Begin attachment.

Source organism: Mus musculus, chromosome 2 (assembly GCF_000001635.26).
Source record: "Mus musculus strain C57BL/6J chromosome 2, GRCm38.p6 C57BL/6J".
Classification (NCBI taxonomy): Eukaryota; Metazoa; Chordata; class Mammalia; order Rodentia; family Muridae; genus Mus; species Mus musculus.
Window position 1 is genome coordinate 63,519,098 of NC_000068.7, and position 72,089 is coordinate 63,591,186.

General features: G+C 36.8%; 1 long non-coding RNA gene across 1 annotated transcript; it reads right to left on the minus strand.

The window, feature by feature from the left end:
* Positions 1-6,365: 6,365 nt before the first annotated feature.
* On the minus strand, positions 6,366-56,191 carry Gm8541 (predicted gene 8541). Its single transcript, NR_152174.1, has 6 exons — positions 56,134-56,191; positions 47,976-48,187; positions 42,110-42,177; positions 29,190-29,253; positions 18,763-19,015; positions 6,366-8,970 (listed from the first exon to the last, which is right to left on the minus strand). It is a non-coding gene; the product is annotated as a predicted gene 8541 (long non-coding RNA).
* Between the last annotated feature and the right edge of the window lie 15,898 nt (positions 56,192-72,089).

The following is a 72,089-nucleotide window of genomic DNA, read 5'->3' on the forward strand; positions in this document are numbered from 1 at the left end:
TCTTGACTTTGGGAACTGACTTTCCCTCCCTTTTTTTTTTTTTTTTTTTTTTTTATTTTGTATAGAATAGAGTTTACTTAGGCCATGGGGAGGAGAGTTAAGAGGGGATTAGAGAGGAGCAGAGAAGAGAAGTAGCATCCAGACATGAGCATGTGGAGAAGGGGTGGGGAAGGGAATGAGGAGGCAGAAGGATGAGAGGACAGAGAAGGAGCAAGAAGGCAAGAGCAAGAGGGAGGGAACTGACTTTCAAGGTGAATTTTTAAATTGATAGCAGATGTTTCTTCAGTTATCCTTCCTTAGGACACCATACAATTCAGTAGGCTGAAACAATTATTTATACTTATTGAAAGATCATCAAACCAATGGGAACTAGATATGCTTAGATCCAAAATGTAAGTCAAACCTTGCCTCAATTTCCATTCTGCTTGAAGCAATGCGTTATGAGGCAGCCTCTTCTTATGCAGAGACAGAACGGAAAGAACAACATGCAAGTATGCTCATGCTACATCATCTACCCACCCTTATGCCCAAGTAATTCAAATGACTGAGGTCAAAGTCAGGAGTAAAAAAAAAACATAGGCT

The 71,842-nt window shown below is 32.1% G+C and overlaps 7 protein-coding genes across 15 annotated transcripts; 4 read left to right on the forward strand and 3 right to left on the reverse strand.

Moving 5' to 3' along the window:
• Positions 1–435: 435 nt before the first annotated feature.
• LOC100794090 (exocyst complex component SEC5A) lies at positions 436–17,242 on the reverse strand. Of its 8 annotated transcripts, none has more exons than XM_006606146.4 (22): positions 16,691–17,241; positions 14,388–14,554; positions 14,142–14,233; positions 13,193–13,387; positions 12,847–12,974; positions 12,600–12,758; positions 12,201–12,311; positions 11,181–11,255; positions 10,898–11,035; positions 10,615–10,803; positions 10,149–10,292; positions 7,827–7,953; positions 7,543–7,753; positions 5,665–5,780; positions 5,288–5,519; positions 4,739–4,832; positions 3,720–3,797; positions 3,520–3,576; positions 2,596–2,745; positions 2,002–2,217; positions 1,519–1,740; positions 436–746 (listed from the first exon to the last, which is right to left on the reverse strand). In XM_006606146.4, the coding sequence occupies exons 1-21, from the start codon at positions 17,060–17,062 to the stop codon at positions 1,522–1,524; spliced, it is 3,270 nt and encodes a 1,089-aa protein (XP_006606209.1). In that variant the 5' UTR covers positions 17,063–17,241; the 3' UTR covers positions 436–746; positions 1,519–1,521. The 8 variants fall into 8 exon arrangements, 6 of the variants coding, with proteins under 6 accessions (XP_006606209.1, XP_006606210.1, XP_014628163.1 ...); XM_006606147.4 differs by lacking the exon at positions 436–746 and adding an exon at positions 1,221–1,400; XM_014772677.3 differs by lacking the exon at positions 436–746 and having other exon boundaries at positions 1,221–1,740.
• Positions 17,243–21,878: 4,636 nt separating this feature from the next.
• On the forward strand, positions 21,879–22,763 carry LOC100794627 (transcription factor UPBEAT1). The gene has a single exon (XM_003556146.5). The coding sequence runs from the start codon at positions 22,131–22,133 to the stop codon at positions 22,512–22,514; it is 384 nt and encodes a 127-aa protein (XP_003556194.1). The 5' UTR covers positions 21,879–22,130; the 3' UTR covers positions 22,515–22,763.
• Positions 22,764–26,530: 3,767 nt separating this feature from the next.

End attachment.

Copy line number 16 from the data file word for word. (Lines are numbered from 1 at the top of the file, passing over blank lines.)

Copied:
• Positions 17,243–21,878: 4,636 nt separating this feature from the next.